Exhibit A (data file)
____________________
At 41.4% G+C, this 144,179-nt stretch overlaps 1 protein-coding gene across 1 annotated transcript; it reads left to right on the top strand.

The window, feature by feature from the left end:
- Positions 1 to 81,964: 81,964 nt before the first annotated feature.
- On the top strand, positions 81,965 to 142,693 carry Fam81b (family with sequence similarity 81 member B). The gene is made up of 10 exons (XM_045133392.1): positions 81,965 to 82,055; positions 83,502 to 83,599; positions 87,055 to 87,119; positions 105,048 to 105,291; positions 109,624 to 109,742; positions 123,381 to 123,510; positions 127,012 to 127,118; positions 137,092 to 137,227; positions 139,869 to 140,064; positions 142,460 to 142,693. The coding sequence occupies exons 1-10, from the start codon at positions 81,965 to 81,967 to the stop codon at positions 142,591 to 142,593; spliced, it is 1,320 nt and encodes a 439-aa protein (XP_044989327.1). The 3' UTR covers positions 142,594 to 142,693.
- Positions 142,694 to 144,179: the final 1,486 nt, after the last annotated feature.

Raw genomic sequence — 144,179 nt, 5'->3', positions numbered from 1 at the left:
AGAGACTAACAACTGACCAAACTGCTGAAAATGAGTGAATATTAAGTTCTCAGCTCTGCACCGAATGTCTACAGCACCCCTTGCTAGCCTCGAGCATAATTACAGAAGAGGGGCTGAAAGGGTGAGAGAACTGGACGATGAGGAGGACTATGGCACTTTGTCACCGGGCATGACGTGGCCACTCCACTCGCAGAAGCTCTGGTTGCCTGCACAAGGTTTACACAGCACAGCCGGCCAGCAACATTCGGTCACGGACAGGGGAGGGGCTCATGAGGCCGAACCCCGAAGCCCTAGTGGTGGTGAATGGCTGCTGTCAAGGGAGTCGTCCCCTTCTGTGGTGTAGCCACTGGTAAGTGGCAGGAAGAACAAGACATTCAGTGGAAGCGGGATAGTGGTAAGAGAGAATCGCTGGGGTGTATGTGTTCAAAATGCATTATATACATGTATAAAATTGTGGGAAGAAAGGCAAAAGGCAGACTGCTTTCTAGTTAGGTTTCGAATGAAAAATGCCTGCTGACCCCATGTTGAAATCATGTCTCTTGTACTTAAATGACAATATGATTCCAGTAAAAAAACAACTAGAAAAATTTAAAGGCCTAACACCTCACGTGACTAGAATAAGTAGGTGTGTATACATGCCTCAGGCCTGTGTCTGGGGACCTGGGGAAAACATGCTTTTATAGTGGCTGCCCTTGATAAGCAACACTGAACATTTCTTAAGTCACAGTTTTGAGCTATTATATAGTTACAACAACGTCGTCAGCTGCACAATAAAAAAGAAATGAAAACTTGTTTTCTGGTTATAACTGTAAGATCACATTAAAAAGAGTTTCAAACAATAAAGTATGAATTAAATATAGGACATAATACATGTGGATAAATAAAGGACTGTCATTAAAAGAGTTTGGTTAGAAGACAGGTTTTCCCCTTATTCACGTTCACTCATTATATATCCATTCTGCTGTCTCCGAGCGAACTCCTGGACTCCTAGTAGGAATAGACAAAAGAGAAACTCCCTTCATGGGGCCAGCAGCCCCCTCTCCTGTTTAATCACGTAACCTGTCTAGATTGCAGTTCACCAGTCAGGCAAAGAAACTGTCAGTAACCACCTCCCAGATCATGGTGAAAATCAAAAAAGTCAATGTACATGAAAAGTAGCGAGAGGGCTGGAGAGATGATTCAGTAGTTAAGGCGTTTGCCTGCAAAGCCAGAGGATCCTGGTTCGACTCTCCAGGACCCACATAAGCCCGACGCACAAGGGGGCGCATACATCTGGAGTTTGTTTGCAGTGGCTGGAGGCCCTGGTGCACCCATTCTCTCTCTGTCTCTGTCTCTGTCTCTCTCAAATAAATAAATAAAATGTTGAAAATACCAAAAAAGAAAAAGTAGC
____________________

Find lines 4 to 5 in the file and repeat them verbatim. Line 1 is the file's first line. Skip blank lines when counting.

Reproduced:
- On the top strand, positions 81,965 to 142,693 carry Fam81b (family with sequence similarity 81 member B). The gene is made up of 10 exons (XM_045133392.1): positions 81,965 to 82,055; positions 83,502 to 83,599; positions 87,055 to 87,119; positions 105,048 to 105,291; positions 109,624 to 109,742; positions 123,381 to 123,510; positions 127,012 to 127,118; positions 137,092 to 137,227; positions 139,869 to 140,064; positions 142,460 to 142,693. The coding sequence occupies exons 1-10, from the start codon at positions 81,965 to 81,967 to the stop codon at positions 142,591 to 142,593; spliced, it is 1,320 nt and encodes a 439-aa protein (XP_044989327.1). The 3' UTR covers positions 142,594 to 142,693.
- Positions 142,694 to 144,179: the final 1,486 nt, after the last annotated feature.